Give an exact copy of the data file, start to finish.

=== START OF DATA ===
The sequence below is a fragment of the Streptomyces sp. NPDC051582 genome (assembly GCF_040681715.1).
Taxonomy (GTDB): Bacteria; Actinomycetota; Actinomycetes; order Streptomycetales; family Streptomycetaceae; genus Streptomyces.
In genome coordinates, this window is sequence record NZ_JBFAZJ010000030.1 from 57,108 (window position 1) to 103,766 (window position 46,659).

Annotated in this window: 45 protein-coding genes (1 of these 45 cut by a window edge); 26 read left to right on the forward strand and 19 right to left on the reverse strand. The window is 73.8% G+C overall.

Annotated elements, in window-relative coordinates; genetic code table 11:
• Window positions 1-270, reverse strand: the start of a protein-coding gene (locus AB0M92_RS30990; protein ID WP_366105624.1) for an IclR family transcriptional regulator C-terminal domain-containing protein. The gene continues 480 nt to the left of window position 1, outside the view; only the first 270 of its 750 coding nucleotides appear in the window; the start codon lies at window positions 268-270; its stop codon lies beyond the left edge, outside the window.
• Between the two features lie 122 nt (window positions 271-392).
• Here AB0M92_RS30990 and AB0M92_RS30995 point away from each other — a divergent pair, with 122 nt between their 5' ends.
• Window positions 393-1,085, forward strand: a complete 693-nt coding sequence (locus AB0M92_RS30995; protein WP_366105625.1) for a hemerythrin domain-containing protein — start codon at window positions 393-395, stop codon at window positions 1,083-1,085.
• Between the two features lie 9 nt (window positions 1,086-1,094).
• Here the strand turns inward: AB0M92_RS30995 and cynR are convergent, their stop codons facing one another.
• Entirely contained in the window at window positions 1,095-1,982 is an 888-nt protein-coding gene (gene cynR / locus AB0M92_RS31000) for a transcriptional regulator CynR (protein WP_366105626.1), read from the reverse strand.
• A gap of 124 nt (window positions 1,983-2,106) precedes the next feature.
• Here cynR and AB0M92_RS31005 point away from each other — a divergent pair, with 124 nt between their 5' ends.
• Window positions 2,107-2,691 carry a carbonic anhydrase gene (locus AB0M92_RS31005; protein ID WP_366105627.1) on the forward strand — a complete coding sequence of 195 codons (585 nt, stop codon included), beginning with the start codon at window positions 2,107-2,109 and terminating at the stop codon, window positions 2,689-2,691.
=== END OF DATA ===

The sequence below is a fragment of the Streptomyces sp. NPDC051582 genome (assembly GCF_040681715.1).
Taxonomy (GTDB): Bacteria; Actinomycetota; Actinomycetes; order Streptomycetales; family Streptomycetaceae; genus Streptomyces.
In genome coordinates, this window is sequence record NZ_JBFAZJ010000030.1 from 57,108 (window position 1) to 103,766 (window position 46,659).

Annotated in this window: 45 protein-coding genes (1 of these 45 cut by a window edge); 26 read left to right on the forward strand and 19 right to left on the reverse strand. The window is 73.8% G+C overall.

Annotated elements, in window-relative coordinates; genetic code table 11:
• Window positions 1-270, reverse strand: the start of a protein-coding gene (locus AB0M92_RS30990; protein ID WP_366105624.1) for an IclR family transcriptional regulator C-terminal domain-containing protein. The gene continues 480 nt to the left of window position 1, outside the view; only the first 270 of its 750 coding nucleotides appear in the window; the start codon lies at window positions 268-270; its stop codon lies beyond the left edge, outside the window.
• Between the two features lie 122 nt (window positions 271-392).
• Here AB0M92_RS30990 and AB0M92_RS30995 point away from each other — a divergent pair, with 122 nt between their 5' ends.
• Window positions 393-1,085, forward strand: a complete 693-nt coding sequence (locus AB0M92_RS30995; protein WP_366105625.1) for a hemerythrin domain-containing protein — start codon at window positions 393-395, stop codon at window positions 1,083-1,085.
• Between the two features lie 9 nt (window positions 1,086-1,094).
• Here the strand turns inward: AB0M92_RS30995 and cynR are convergent, their stop codons facing one another.
• Entirely contained in the window at window positions 1,095-1,982 is an 888-nt protein-coding gene (gene cynR / locus AB0M92_RS31000) for a transcriptional regulator CynR (protein WP_366105626.1), read from the reverse strand.
• A gap of 124 nt (window positions 1,983-2,106) precedes the next feature.
• Here cynR and AB0M92_RS31005 point away from each other — a divergent pair, with 124 nt between their 5' ends.
• Window positions 2,107-2,691 carry a carbonic anhydrase gene (locus AB0M92_RS31005; protein ID WP_366105627.1) on the forward strand — a complete coding sequence of 195 codons (585 nt, stop codon included), beginning with the start codon at window positions 2,107-2,109 and terminating at the stop codon, window positions 2,689-2,691.